The latest trend of using a vape has gradually replaced cigarettes. Despite it is marketed and considered as a “safe” alternate of cigarettes, it is not. Last year reported a number of vape related injuries especially in middle and high school students who eventually got addicted to it. It led to the health officials taking hold of the situation and imposing a ban on vape in the USA.
The policy experts on drugs from Rice University’s Baker Institute for Public Policy say that this situation can only be controlled if the media endorsement and advertising is controlled. Two of these experts, Katharine Neill Harris and William Martin, have outlined the deep insights on the vaping ban in their new report named; “Vaping: Clearing the Air.”
Cigarette linked smoking is not as popular as vaping. The use of cigarettes has been significantly declined among teenagers in the last two decades. The results of the National Youth Tobacco Survey (2019) reveal that 34% of high school students and 18% of middle school students use vape or e-cigarettes at least 20 days and sometimes more than that every month. This high use of their vape-linked smoking shows that they have become addicted to it.
Neill Harris and Martin added in this report that this ban on the vaping product is ineffective and useless. Just like in the case of the drug business, the ban on these products has opened new ways to access them via the black market. In any way, these e-cigarettes are around us and the threat to teenagers’ health still remains constant.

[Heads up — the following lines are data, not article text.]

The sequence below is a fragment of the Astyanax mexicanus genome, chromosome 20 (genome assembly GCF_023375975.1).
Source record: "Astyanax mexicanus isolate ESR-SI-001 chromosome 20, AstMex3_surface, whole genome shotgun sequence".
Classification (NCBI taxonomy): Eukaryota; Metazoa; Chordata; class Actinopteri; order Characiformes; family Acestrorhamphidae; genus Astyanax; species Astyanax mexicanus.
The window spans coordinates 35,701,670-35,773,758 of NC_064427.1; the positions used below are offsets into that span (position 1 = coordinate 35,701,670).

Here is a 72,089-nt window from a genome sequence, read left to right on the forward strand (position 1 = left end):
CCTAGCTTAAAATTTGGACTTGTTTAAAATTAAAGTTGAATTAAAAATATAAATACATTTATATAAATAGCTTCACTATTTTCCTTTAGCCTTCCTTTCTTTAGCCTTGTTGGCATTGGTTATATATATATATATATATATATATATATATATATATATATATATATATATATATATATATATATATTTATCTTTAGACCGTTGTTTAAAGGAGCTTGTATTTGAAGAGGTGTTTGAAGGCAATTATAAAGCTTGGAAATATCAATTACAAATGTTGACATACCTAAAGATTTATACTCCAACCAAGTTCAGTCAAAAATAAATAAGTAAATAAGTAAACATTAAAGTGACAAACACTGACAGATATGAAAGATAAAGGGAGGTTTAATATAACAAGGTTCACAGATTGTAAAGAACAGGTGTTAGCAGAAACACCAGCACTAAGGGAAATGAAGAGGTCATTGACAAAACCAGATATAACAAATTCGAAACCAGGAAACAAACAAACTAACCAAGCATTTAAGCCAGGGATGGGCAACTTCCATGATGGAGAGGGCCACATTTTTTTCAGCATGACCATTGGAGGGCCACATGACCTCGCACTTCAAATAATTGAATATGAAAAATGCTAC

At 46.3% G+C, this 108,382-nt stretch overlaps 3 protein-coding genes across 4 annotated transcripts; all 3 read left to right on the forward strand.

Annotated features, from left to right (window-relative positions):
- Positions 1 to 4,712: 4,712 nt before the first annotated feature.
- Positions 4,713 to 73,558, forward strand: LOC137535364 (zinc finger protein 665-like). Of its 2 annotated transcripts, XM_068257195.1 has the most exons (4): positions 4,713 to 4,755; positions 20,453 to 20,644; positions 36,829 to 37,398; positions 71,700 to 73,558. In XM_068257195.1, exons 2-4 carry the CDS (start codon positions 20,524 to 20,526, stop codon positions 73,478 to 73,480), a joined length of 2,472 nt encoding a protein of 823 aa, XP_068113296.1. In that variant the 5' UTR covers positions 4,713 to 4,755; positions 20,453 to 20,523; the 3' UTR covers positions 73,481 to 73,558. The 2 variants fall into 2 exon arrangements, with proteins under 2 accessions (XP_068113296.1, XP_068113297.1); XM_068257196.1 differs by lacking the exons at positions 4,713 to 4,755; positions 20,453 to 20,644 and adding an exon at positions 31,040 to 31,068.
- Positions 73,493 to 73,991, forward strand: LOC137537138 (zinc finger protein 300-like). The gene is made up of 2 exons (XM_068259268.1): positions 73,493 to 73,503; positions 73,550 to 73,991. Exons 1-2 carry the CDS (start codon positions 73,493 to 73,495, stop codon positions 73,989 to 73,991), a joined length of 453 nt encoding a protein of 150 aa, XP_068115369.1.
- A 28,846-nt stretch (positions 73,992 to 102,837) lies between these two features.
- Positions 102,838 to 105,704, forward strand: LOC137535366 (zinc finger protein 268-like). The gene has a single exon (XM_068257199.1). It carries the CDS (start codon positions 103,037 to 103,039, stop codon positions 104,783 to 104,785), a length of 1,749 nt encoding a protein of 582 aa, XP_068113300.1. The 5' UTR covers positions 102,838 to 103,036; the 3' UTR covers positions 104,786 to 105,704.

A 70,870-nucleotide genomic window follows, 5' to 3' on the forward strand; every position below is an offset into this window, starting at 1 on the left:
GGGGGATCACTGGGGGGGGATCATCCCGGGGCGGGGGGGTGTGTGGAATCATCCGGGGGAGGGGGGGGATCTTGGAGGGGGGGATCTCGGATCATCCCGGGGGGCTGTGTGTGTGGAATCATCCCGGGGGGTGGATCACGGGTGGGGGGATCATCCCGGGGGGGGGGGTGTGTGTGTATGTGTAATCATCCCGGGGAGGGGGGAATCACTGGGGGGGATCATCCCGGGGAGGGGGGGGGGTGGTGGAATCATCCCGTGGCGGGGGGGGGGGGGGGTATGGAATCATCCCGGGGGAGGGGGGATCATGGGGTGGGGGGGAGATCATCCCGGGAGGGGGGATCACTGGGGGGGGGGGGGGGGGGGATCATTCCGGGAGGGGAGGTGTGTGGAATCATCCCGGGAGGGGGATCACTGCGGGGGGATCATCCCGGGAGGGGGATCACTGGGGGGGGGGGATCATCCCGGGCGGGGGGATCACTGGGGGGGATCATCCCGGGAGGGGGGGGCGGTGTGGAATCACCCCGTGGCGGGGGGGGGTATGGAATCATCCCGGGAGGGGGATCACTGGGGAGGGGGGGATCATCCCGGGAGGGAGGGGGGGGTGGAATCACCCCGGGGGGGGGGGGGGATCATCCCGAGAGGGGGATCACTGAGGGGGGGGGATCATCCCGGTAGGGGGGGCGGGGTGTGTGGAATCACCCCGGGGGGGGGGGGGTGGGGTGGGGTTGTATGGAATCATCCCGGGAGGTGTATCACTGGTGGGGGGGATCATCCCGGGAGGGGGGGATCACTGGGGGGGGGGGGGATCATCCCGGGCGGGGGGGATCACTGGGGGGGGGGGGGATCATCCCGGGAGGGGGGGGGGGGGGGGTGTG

The report highlights the role of advertising agencies and media regulation which promotes the sale of these products. It makes vape appears as non-harmful and enjoyable products which is a safe alternative of cigarettes.
The report says;
“With respect to teen use, it is important to recognize that vaping is consistent with teens’ desire to experiment with mind-altering substances and, like drinking, smoking, having sex and other experimental activities considered risky for adolescents, is a behavior that can be discouraged but not eliminated.”
It further argues that advertising of these vaping products should be limited and restricted just like tobacco products. The advertisements of electronic cigarettes should be banned and its marketing should mention its nicotine content as well as a possible risk of dependence.
Martin and Neill Harris added a statement from an 18 years old girl who has been vaping since she was 15. She says;
“It was everywhere. Everyone had one … and it looked like they were having fun … If I knew it had nicotine at all, I wouldn’t have done it. Now I’m so reliant on something I had no intention of doing. I knew what cigarettes do. This Juul was new and nobody knew what the Juul did.”
It shows that media endorsement and advertising make a huge impact on grabbing the attention of teenagers and hence they stick to such products. Previously, anti-smoking campaigns have contributed to quit smoking addiction for healthy reasons. The report suggests a similar anti-vape campaign is necessary to reduce its usage and prevent health damages.